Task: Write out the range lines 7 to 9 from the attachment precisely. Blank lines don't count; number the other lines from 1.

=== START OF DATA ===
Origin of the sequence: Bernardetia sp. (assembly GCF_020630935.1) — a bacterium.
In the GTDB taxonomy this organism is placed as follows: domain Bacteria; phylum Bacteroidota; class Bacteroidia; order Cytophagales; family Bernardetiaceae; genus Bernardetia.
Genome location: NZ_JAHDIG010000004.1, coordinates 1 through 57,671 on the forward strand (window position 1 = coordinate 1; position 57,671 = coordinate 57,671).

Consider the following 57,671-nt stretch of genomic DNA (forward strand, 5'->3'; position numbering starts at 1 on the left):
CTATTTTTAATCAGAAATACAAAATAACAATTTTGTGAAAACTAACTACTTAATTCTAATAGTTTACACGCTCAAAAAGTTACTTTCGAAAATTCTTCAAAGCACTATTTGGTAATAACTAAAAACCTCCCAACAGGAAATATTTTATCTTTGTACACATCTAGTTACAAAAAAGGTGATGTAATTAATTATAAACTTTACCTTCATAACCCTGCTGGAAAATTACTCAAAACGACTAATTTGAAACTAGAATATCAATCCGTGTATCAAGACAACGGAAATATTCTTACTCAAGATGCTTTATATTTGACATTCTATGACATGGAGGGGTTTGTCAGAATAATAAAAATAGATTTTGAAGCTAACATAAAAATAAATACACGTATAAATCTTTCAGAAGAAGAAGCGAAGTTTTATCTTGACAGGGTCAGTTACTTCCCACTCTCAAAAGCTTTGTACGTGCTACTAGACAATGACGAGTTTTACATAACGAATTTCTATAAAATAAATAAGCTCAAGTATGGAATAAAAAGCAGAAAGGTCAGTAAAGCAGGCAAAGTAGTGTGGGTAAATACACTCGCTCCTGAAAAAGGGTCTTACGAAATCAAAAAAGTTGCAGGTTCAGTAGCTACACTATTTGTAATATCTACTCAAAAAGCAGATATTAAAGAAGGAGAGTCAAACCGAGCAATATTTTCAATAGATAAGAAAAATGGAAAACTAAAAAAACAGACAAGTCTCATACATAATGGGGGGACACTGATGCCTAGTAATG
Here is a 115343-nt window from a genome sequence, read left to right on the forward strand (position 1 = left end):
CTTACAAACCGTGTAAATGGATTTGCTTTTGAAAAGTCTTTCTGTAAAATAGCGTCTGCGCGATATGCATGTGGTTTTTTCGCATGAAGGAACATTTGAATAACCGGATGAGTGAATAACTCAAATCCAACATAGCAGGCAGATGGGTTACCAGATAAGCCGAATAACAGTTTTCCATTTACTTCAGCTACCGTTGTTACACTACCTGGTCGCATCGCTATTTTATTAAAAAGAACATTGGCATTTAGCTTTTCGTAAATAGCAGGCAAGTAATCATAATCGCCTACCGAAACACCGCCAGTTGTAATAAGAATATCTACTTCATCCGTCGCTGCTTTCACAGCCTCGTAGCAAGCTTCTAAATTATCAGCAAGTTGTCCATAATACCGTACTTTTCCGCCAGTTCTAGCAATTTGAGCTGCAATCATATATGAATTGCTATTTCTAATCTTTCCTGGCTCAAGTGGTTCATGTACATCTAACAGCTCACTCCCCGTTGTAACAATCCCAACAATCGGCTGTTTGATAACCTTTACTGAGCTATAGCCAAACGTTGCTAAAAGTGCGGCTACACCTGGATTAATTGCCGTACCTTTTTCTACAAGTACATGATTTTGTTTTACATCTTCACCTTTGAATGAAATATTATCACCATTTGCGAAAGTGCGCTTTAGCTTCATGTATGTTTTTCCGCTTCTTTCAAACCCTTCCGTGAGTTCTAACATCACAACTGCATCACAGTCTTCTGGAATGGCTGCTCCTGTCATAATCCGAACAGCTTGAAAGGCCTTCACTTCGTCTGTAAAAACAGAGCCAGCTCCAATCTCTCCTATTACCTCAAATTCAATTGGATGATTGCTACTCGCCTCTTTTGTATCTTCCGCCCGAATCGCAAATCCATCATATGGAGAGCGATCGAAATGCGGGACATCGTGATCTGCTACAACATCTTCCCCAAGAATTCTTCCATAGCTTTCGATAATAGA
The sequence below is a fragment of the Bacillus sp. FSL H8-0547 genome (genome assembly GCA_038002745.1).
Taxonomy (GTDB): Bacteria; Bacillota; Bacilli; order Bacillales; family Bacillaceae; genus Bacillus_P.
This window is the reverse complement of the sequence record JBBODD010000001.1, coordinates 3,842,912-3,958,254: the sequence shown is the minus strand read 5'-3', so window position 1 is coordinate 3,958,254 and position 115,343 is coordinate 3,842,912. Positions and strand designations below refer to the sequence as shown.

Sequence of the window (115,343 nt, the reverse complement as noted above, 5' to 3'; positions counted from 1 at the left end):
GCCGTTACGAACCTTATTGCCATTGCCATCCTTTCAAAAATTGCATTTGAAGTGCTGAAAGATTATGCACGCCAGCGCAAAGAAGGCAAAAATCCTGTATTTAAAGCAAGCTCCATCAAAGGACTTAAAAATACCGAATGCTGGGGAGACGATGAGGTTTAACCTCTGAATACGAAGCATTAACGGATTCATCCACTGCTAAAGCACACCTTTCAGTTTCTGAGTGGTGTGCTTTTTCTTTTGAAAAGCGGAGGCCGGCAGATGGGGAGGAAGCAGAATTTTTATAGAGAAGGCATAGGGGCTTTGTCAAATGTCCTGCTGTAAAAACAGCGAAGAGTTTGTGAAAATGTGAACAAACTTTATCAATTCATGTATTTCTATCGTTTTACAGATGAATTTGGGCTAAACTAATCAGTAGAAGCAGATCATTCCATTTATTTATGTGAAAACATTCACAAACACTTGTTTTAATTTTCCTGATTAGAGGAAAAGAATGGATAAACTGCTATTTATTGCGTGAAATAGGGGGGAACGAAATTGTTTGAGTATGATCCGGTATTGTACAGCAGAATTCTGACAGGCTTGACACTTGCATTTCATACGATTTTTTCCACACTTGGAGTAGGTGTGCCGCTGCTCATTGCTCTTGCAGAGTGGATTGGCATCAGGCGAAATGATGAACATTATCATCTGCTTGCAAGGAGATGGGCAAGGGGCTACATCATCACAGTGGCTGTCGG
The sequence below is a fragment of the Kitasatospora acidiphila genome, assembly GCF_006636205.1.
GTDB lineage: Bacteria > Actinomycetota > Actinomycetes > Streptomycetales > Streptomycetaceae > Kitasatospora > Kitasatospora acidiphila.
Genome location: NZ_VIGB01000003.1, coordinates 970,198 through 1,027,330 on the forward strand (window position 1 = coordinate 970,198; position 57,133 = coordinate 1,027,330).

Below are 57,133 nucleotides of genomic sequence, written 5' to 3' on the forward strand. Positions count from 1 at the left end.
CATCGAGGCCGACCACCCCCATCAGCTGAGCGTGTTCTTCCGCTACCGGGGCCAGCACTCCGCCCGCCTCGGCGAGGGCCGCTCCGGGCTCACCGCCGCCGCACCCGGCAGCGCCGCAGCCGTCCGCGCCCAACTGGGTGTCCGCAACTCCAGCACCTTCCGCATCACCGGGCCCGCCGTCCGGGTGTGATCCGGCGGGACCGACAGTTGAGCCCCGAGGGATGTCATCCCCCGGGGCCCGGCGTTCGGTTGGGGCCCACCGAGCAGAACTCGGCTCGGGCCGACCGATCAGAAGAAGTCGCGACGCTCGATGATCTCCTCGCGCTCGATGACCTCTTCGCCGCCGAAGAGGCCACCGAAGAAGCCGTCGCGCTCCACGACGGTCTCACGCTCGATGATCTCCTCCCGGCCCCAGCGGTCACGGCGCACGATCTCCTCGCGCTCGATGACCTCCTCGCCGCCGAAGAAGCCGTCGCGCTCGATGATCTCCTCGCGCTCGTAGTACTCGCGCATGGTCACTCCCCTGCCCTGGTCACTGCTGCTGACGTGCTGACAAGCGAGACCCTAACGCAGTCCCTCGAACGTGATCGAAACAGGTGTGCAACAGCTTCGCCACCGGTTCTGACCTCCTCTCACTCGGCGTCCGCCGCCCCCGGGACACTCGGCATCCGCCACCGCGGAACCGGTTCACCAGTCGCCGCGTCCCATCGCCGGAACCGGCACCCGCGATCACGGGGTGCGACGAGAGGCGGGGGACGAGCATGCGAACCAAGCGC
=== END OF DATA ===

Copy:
CTTACAAACCGTGTAAATGGATTTGCTTTTGAAAAGTCTTTCTGTAAAATAGCGTCTGCGCGATATGCATGTGGTTTTTTCGCATGAAGGAACATTTGAATAACCGGATGAGTGAATAACTCAAATCCAACATAGCAGGCAGATGGGTTACCAGATAAGCCGAATAACAGTTTTCCATTTACTTCAGCTACCGTTGTTACACTACCTGGTCGCATCGCTATTTTATTAAAAAGAACATTGGCATTTAGCTTTTCGTAAATAGCAGGCAAGTAATCATAATCGCCTACCGAAACACCGCCAGTTGTAATAAGAATATCTACTTCATCCGTCGCTGCTTTCACAGCCTCGTAGCAAGCTTCTAAATTATCAGCAAGTTGTCCATAATACCGTACTTTTCCGCCAGTTCTAGCAATTTGAGCTGCAATCATATATGAATTGCTATTTCTAATCTTTCCTGGCTCAAGTGGTTCATGTACATCTAACAGCTCACTCCCCGTTGTAACAATCCCAACAATCGGCTGTTTGATAACCTTTACTGAGCTATAGCCAAACGTTGCTAAAAGTGCGGCTACACCTGGATTAATTGCCGTACCTTTTTCTACAAGTACATGATTTTGTTTTACATCTTCACCTTTGAATGAAATATTATCACCATTTGCGAAAGTGCGCTTTAGCTTCATGTATGTTTTTCCGCTTCTTTCAAACCCTTCCGTGAGTTCTAACATCACAACTGCATCACAGTCTTCTGGAATGGCTGCTCCTGTCATAATCCGAACAGCTTGAAAGGCCTTCACTTCGTCTGTAAAAACAGAGCCAGCTCCAATCTCTCCTATTACCTCAAATTCAATTGGATGATTGCTACTCGCCTCTTTTGTATCTTCCGCCCGAATCGCAAATCCATCATATGGAGAGCGATCGAAATGCGGGACATCGTGATCTGCTACAACATCTTCCCCAAGAATTCTTCCATAGCTTTCGATAATAGA
The sequence below is a fragment of the Bacillus sp. FSL H8-0547 genome (genome assembly GCA_038002745.1).
Taxonomy (GTDB): Bacteria; Bacillota; Bacilli; order Bacillales; family Bacillaceae; genus Bacillus_P.